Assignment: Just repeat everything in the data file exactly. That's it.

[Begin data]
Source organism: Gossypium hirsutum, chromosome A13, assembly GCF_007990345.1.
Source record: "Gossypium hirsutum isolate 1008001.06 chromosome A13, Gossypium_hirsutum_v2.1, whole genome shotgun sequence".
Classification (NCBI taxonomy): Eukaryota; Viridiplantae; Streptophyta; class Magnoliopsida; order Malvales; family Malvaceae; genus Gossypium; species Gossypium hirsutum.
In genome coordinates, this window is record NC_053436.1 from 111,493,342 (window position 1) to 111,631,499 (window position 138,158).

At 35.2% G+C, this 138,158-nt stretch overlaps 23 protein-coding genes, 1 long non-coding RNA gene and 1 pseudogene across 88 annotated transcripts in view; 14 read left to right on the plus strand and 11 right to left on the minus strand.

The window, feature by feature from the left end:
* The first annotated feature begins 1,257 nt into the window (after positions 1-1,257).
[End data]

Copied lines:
Source organism: Gossypium hirsutum, chromosome A13, assembly GCF_007990345.1.
Source record: "Gossypium hirsutum isolate 1008001.06 chromosome A13, Gossypium_hirsutum_v2.1, whole genome shotgun sequence".
Classification (NCBI taxonomy): Eukaryota; Viridiplantae; Streptophyta; class Magnoliopsida; order Malvales; family Malvaceae; genus Gossypium; species Gossypium hirsutum.
In genome coordinates, this window is record NC_053436.1 from 111,493,342 (window position 1) to 111,631,499 (window position 138,158).

At 35.2% G+C, this 138,158-nt stretch overlaps 23 protein-coding genes, 1 long non-coding RNA gene and 1 pseudogene across 88 annotated transcripts in view; 14 read left to right on the plus strand and 11 right to left on the minus strand.

The window, feature by feature from the left end:
* The first annotated feature begins 1,257 nt into the window (after positions 1-1,257).